Lost Lederhosen Showcases Virtual Production at HPA Tech Retreat Supersession
By Debra Kaufman
Over the years, HPA Tech Retreat’s Supersession has tackled many topics. But this year, for the first time, attendees were treated to a front row seat to a one-day movie-making experience: The Lost Lederhosen. “Not only did we bring together the most cloud technologies ever assembled into one filmmaking workflow to show what is capable with today’s technology, but the notion of presenting it live in front of hundreds of people was a next-level accomplishment when it comes to conference programming,” says HPA president Seth Hallen. HPA relied on the support and collaboration of many companies who contributed to make the movie a success. “This was the community coming together to do something innovative, rewarded with the sense of having learned and collaborated on something truly unique and evolutionary.”
The 11-minute short film was spearheaded by EFILM’s Joachim “JZ” Zell, who developed the concept, gathered the team and produced it. The Lost Lederhosen was directed by Steven Shaw, ASC and shot by cinematographer Roy Wagner, ASC. According to Zell, the movie highlighted cutting-edge technologies such as instant dailies. “Fast global collaboration in the cloud was mind-blowing and scary at the same time,” he admits. The production also highlighted a trend in using virtual production to replace greenscreens to marry real and CG elements in-camera.
Prior to the beginning of the Supersession, The Lost Lederhosen team worked closely with the Westin Mission Hills Golf Resort & Spa hotel staff and Sohonet to ensure that all remote collaboration systems would be go. The first step was a public pre-production meeting, with Zell, Shaw, Wagner, Peter Moss, ASC, ACS; Stargate Studios’ Sam Nicholson, ASC; and 616 Music Lab’s Richardo Mejia. The production used an ARRI Alexa, Blackmagic Design Ursa Mini Pro, Panavision DXL2, RED Monstro2, and Sony Venice to shoot segments of the movie. Several scenes were shot prior to the Supersession, but attendees witnessed the production of three live scenes, with the participation of Zeiss’ Snehal Patel; Nuke artist Caleb Knueven; and RED’s Dan Duran.
For the virtual production scenes, Epic Games’ David Morin explained the role of his company’s Unreal Engine in conjunction with Lux Machina’s integration. Mark Bender Aerials and Associates produced drone shots. Zell and Technicolor’s Josh Pines also laid out the details of the production’s ACES workflow in conjunction with the chosen cameras. CalMan Portrait’s Tyler Pruitt explained the monitor’s calibration, also vis-à-vis ACES, and FilmLight’s Pete Postma demonstrated DIT on-site color correction within the parameters of the ASC CDL (color decision list). Other companies/individuals that participated in the production/post were Pomfort’s Patrick Renner, who discussed the use of ASC metadata; Frame.io’s Patrick Southern and Michael Cioni demonstrated instant dailies and editing in the cloud. Colorfront offered a cloud-based integration with Frame.io, to make it possible to stream color-consistent camera log HEVC proxy files directly from Frame.io. Colorfront also streamed the 4K, 6K, 8K HDR, SDR dailies and uploaded camera originals to S3 storage in AWS. It also provided sync color graded dailies for viewing and editorial and delivered 2K, 4K and 8K Open EXR format in ACES with camera and lens metadata for VFX and color-grading artists. Grading included Pixelworks’ TrueCut Motion Grading, to minimize motion blur and judder.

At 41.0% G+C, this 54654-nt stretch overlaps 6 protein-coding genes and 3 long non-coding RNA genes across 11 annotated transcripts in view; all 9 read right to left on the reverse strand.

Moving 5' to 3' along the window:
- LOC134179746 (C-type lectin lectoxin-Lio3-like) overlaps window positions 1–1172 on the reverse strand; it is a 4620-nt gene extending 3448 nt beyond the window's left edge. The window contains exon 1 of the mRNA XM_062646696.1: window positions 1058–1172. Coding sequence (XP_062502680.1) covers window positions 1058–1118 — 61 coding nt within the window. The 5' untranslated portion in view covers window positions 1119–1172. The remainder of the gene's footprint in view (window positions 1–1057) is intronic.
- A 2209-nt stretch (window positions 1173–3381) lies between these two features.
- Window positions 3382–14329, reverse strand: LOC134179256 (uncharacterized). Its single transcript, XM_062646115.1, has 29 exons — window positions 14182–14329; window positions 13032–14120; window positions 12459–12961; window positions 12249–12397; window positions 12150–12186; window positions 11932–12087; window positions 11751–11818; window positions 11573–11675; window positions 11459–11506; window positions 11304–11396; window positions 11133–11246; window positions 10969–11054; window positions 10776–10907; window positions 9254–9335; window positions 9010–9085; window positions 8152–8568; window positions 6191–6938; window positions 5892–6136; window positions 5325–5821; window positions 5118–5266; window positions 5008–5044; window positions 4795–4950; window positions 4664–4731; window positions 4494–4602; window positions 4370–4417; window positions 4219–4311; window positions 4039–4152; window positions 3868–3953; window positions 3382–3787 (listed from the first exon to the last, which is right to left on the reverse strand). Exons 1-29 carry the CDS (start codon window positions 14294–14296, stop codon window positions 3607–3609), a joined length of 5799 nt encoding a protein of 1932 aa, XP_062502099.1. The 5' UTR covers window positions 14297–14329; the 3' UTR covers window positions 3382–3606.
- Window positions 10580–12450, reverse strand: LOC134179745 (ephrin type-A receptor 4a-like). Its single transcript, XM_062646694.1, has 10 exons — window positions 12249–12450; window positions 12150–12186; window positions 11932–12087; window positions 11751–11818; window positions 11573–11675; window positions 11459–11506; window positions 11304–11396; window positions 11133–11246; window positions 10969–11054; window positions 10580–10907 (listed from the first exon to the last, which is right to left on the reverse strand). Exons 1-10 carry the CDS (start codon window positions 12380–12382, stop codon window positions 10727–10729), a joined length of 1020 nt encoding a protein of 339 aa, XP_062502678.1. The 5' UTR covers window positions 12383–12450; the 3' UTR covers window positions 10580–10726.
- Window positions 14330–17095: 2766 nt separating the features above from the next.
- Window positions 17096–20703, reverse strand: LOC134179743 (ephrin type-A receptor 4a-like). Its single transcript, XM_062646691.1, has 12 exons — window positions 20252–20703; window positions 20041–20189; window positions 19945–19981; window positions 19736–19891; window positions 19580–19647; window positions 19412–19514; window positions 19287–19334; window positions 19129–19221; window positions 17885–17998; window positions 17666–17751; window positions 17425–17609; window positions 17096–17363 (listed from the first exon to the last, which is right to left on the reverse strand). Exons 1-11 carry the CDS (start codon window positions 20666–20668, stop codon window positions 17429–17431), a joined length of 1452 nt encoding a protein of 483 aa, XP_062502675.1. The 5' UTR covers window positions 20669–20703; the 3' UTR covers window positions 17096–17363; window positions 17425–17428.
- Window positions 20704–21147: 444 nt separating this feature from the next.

The film was edited in Microsoft’s cloud with Avid; Teradici provided the compression/decompression for the remote collaboration. Sohonet provided the remote collaboration for grading with Baselight. Skywalker Sound and Ambidio collaborated on remote sound mixing. BorisFX provided remote VFX, with Pixspan accelerating the movement of data. Amazon’s Jack Wenzinger described the use of Amazon’s cloud workflow in the production, and freelance colorist Zach Medow color-timed the movie with Resolve. Finallly, SGO’s Mistika cloud workflow manager created final deliverables. Every movie worth its salt has an outtake reel, and that’s what BeBop Adobe Technology’s David Benson created (with end credits).
At the end of the Supersession, the movie was screened for an enthusiastic audience. Reflecting on the chief challenges of making the cloud-based movie, Zell notes that, “humans could become the weak link if our educational system does not keep up with the technical evolution. Events like this HPA Tech Retreat are very important to keep our production and post production community up to speed.
“We need to protect the creatives who need to stay in charge of the production,” he adds. “The director and the DP need to decide which shots are going into a cut and not the studio executive nor the producer nor the editor. If content is available to too many people to fast, wrong decisions will be made.”
“HPA is proud to have delivered this kind of ‘reality-based’ programming to a filmmaking trade conference which is truly the pinnacle of educational content for our industry,” said Hallen. “It was real and raw and provided a glimpse into the challenges and opportunities in filmmaking today.” Will the HPA try this kind of live movie-making next year? “Hell, yes!” says Zell.